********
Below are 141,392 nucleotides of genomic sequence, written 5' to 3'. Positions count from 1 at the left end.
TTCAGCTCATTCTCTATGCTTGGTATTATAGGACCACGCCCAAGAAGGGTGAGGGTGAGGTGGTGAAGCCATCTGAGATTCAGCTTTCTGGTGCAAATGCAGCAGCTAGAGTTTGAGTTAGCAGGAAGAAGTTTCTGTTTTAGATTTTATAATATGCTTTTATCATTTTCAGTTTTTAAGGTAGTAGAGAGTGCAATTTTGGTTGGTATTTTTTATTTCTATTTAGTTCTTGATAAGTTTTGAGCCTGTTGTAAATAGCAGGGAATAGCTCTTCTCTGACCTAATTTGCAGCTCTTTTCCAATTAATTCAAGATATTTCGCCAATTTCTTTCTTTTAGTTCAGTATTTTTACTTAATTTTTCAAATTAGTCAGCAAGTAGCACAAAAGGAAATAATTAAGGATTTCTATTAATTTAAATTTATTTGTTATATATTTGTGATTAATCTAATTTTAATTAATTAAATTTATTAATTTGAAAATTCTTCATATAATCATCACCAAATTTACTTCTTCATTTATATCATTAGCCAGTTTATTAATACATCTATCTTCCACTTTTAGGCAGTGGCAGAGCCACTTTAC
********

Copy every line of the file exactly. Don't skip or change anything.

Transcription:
Below are 141,392 nucleotides of genomic sequence, written 5' to 3'. Positions count from 1 at the left end.
TTCAGCTCATTCTCTATGCTTGGTATTATAGGACCACGCCCAAGAAGGGTGAGGGTGAGGTGGTGAAGCCATCTGAGATTCAGCTTTCTGGTGCAAATGCAGCAGCTAGAGTTTGAGTTAGCAGGAAGAAGTTTCTGTTTTAGATTTTATAATATGCTTTTATCATTTTCAGTTTTTAAGGTAGTAGAGAGTGCAATTTTGGTTGGTATTTTTTATTTCTATTTAGTTCTTGATAAGTTTTGAGCCTGTTGTAAATAGCAGGGAATAGCTCTTCTCTGACCTAATTTGCAGCTCTTTTCCAATTAATTCAAGATATTTCGCCAATTTCTTTCTTTTAGTTCAGTATTTTTACTTAATTTTTCAAATTAGTCAGCAAGTAGCACAAAAGGAAATAATTAAGGATTTCTATTAATTTAAATTTATTTGTTATATATTTGTGATTAATCTAATTTTAATTAATTAAATTTATTAATTTGAAAATTCTTCATATAATCATCACCAAATTTACTTCTTCATTTATATCATTAGCCAGTTTATTAATACATCTATCTTCCACTTTTAGGCAGTGGCAGAGCCACTTTAC